The Floating Houses of Lake Bokodi.

Lake Bokodi, in the village of Bokod, about 80 kilometers west of Budapest, Hungary, is an artificial lake created in 1961 by the Oroszlány Thermal Power Company by flooding a low-lying meadow next to the plant.
The power plant draws cold water from the lake to operate its boilers, and warm water is returned back to the lake.
This continues recycling of the water causes the lake to never freeze even in the chilly winter air.
Over the years, the lake became a popular spot for fishing and angling, and a number of small wooden cottage on stilts were erected by the locals, with wooden boardwalks leading to them.
As Lake Bokodi’s fame spread through the internet, tourists and photographers started thronging to this remote village.
See more great images via Floating Houses of Lake Bokodi | Amusing Planet

View of a Frozen Danube River.

Photograph by Tamás Rizsavi
In Budapest’s heart the Danube river is rarely seen in this frozen state.

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It occurred 5 years ago last time, this is why it’s a special moment.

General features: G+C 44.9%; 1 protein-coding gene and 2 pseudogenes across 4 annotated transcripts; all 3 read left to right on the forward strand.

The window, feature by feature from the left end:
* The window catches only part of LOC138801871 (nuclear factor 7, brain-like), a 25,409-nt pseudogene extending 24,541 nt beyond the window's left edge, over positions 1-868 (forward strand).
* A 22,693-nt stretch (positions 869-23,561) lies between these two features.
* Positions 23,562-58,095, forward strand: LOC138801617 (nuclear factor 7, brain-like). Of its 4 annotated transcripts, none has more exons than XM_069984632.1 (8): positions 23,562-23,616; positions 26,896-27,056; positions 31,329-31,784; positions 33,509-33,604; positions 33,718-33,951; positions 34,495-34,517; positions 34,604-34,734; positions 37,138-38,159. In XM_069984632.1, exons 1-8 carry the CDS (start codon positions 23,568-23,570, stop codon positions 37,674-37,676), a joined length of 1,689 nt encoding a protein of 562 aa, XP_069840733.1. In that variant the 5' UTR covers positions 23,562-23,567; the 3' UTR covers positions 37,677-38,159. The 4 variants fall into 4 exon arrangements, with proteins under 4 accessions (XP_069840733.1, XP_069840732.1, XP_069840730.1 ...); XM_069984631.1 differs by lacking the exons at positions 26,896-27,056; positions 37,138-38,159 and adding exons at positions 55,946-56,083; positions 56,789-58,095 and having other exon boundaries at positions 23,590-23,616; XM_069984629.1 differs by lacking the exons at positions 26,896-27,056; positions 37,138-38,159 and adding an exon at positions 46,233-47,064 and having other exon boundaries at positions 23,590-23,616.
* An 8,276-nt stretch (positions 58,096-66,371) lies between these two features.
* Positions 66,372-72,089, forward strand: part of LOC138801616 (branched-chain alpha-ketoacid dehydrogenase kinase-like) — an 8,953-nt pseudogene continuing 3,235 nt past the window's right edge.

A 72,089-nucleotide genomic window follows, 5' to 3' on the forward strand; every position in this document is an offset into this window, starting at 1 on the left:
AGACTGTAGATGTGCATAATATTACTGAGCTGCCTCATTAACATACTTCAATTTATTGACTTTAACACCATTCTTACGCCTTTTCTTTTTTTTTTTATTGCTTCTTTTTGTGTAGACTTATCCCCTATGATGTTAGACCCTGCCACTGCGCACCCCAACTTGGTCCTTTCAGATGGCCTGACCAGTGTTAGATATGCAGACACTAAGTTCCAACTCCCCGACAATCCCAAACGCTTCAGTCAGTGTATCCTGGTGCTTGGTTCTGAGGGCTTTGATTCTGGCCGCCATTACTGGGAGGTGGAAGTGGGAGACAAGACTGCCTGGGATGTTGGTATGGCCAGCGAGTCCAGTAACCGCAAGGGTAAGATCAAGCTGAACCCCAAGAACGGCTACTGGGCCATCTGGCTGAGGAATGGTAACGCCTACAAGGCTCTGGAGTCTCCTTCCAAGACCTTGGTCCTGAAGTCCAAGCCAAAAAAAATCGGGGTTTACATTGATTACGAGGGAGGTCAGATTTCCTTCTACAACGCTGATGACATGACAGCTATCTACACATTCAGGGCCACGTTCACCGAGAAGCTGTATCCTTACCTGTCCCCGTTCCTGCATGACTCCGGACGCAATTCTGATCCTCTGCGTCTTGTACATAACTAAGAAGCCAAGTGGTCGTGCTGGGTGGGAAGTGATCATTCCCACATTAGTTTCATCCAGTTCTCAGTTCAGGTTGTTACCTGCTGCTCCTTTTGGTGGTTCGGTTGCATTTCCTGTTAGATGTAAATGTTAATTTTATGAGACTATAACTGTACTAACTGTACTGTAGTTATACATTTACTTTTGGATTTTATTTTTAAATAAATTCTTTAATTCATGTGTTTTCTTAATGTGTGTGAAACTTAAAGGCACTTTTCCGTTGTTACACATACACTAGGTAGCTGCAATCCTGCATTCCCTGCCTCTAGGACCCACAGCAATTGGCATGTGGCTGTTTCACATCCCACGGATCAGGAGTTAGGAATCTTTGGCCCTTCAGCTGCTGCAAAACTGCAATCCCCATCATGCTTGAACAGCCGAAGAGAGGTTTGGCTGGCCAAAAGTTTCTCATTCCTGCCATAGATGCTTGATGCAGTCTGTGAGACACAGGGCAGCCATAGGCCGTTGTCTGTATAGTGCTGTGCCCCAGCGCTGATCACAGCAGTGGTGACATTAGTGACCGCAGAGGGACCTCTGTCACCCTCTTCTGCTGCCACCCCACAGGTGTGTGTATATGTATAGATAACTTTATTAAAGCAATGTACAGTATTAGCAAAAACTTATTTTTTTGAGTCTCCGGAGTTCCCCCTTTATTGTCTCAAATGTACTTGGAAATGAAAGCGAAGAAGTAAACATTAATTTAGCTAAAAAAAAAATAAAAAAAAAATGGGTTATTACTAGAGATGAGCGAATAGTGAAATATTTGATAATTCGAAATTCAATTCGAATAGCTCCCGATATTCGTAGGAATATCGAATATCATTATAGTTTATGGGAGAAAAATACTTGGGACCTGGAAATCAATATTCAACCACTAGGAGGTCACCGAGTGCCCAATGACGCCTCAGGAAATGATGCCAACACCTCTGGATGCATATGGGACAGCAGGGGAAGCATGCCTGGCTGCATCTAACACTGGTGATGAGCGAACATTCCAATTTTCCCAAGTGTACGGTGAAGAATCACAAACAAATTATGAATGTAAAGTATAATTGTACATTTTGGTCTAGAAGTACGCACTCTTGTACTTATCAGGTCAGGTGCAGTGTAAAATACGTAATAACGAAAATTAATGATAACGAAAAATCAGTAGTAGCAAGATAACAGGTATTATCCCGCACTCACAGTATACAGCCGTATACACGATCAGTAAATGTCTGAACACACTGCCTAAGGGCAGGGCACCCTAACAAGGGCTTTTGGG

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It was worth being out in the -20 C degrees to capture its beauty.
More info: Facebook
Source: I Captured The Rare View Of The Frozen Danube In Budapest | Bored Panda

‘Fairy Tale Lake.’

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“This little lake is a part of my life,” writes Your Shot member Gabor Dvornik, who lives half a mile from its location on a natural reserve in Sződliget, Hungary.
“I shoot here nearly every month, sometimes every week.
It has a very special air in every season, but to have a nice, misty day is rare, as wind is always present due to the nearby Duna River.
”Seeing the fog during a last glance outside the night before, Dvornik slept only three hours to make it to the lake for a “dream” shoot. “It was utterly ghostly and very moody out there,” he writes.
“I felt like I was in a fantasy tale, in an enchanted land.
I was so euphoric that I made around 500 captures and walked around the lake two to three times.”
Source: Photo of the Day – Best Photos of 2015 – Photo Gallery – National Geographic

The Surreal Work of Sarolta Bán.

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Sarolta Bán is a 27 year old self-taught photographer and photo manipulator from Budapest, Hungary.
Originally a jewelery designer, Sarolta usually works on an image from a few hours to a couple of days and uses up to 100 different layers for one beautiful picture. 
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See more via Amazing surreal photo manipulations by Sarolta Bán | InspireFirst.

Sparkling Night Trams, Budapest.

trams03-610x436Photographers have had  fun with long exposure photography in Budapest.